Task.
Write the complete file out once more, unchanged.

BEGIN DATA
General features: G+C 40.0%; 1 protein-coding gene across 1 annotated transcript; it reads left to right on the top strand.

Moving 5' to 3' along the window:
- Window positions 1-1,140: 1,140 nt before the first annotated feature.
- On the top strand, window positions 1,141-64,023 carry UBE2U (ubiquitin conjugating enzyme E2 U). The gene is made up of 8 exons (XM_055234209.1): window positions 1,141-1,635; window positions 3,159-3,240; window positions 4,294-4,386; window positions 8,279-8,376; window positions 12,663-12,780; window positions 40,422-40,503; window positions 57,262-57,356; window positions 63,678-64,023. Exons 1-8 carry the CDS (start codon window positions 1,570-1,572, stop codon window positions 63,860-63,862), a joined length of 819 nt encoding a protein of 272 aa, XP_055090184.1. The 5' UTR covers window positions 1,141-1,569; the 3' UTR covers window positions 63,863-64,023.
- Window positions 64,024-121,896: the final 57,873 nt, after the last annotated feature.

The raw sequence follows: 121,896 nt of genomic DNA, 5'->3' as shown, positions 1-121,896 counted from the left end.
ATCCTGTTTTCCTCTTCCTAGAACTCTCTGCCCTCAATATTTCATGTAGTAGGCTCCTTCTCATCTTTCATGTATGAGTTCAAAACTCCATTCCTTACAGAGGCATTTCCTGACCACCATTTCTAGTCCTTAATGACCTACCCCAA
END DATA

General features: G+C 40.0%; 1 protein-coding gene across 1 annotated transcript; it reads left to right on the top strand.

Moving 5' to 3' along the window:
- Window positions 1-1,140: 1,140 nt before the first annotated feature.
- On the top strand, window positions 1,141-64,023 carry UBE2U (ubiquitin conjugating enzyme E2 U). The gene is made up of 8 exons (XM_055234209.1): window positions 1,141-1,635; window positions 3,159-3,240; window positions 4,294-4,386; window positions 8,279-8,376; window positions 12,663-12,780; window positions 40,422-40,503; window positions 57,262-57,356; window positions 63,678-64,023. Exons 1-8 carry the CDS (start codon window positions 1,570-1,572, stop codon window positions 63,860-63,862), a joined length of 819 nt encoding a protein of 272 aa, XP_055090184.1. The 5' UTR covers window positions 1,141-1,569; the 3' UTR covers window positions 63,863-64,023.
- Window positions 64,024-121,896: the final 57,873 nt, after the last annotated feature.

The raw sequence follows: 121,896 nt of genomic DNA, 5'->3' as shown, positions 1-121,896 counted from the left end.
ATCCTGTTTTCCTCTTCCTAGAACTCTCTGCCCTCAATATTTCATGTAGTAGGCTCCTTCTCATCTTTCATGTATGAGTTCAAAACTCCATTCCTTACAGAGGCATTTCCTGACCACCATTTCTAGTCCTTAATGACCTACCCCAA